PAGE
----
Why this crisis? This crisis is cyclical; it is related to the fact that Sardinia is among the EU’s leading regions for sheep milk production and its economy relies on the export of Pecorino Romano cheese, an industrial commodity. There are around 3.2 million ewes ​on the island and around 14,000 dairy sheep farms, providing about 330,000 tonnes of milk a year. This means that around 25% of total EU sheep milk production comes from Sardinia. The great majority of the milk produced in Sardinia is made into Pecorino Romano, a hard salty cheese that is not the best to eat with your piece of bread, but it is ideal as grated cheese for flavouring. In fact, it is easy to produce, it lasts for a long time and it can travel or be stocked for long periods of time. Most Pecorino Romano cheese is exported to the USA (the destination of about 80% of total production) and Canada, where it is used for processed products sold in supermarkets, such as ready-made lasagne or pizza or alternatively simply as grated cheese. It is a long commodity chain and many Sardinian shepherds are highly dependent on it. The chain is exposed to monopolies that influence the price, while market fluctuations follow patterns of demand and supply, resulting in high price volatility. The crisis is structural, with price collapses occurring roughly every fourth year. This will not stop unless we change the commodity chain.

Why now? Shepherds were aware of the low price of milk since the end of 2018. Why then are they protesting now, one month before the regional elections? The trigger could be a deal struck between two of the main industrialists of the island and the distribution chain Eurospin. This deal foresaw the supply of 11,000,000 kg of Pecorino Romano for a very low price. Others say that someone has triggered this protest through social media so that Mr. Salvini, current minister of the interior, and Mr. Centinaio, current minister of agriculture, could appear as the saviours of the pastoral sector. Yesterday, 14th of February 2019, Mr. Salvini invited Sardinian shepherds in Rome and promised he will continue the struggle to find a solution to this crisis and he will not stop until the price of milk reaches 1 euro.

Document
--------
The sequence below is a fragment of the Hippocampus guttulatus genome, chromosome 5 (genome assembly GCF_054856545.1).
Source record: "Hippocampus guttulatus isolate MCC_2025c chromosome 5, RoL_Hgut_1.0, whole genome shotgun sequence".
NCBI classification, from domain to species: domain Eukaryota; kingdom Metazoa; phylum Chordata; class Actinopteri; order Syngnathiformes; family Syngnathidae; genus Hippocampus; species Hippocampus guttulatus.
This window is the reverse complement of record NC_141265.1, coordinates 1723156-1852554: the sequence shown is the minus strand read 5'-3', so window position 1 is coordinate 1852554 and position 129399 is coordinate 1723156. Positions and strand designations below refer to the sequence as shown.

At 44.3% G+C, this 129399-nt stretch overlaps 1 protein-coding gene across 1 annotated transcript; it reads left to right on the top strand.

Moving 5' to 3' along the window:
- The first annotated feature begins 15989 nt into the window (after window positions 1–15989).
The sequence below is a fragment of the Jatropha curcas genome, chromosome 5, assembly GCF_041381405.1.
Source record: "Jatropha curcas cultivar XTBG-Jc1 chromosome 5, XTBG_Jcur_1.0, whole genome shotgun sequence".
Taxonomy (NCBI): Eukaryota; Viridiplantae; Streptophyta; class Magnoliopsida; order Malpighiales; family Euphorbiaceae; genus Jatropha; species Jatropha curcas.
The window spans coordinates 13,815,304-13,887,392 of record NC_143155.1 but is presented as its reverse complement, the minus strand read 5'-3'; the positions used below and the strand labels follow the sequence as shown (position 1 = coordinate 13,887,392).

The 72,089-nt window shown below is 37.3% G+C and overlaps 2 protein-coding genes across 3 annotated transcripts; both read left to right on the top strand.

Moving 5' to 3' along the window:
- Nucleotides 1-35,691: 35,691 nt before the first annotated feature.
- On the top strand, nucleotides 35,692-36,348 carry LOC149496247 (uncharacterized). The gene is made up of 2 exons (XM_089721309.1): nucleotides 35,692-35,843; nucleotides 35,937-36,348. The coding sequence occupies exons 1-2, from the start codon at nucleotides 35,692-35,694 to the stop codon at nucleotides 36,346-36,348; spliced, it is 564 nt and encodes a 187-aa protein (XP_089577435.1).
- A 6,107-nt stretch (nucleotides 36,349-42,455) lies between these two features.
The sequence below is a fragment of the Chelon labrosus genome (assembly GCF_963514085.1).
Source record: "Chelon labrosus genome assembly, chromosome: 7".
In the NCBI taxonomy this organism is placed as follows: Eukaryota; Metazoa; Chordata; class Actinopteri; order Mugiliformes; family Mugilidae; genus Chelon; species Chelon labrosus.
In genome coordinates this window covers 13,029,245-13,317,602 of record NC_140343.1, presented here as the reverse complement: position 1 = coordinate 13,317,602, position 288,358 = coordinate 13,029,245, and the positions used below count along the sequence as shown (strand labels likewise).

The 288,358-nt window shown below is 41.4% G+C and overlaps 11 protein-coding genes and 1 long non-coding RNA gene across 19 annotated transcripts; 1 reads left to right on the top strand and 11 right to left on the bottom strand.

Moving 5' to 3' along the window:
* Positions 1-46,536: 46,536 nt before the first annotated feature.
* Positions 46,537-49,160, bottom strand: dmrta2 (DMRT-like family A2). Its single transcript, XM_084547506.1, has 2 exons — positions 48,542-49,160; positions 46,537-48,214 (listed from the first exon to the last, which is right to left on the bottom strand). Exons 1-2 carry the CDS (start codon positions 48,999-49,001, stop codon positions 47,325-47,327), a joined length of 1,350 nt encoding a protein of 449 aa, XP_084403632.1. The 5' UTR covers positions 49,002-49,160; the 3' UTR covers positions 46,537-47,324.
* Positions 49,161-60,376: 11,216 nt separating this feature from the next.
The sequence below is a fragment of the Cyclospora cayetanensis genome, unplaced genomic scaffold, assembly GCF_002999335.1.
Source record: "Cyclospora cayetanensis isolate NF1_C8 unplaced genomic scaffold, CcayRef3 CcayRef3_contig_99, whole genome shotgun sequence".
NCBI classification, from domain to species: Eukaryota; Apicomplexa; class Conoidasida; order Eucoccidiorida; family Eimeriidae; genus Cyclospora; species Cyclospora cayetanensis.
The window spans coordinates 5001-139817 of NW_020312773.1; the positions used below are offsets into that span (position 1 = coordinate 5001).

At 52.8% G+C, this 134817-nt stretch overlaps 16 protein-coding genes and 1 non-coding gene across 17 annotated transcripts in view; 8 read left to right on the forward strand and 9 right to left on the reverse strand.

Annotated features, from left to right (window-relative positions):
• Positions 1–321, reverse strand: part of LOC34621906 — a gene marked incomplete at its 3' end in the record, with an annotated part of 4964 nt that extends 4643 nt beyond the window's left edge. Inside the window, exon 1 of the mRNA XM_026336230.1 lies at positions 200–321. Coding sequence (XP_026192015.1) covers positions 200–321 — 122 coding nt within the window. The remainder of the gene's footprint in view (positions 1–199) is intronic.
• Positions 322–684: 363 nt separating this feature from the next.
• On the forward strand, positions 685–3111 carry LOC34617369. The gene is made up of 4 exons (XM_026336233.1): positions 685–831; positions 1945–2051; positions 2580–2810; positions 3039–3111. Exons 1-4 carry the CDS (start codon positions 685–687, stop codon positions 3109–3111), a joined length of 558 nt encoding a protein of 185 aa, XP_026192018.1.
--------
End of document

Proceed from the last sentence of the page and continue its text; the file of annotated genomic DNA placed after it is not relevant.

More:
Who is responsible? The finger of blame is pointed towards industrialists and politicians. But they are not the only culprits. Industrialists negotiate the price of cheese with distribution chains but they rarely (if ever) include shepherds in this negotiation. They think about their profit, and all the risks that the trade involves. Politicians (regional, national and European) have mainly responded to this crisis with rural welfare policies in the past decades. They have tried to put a cap on production and opened up ‘stakeholder platforms’. Yet these have often not been effective.  And, last but not least, the shepherds are also responsible. When Pecorino Romano cheese paid well, they increased production, but now there’s too much supply. Many shepherds are highly dependent on this chain, and they haven’t diversified to other markets – and now they’re paying the costs.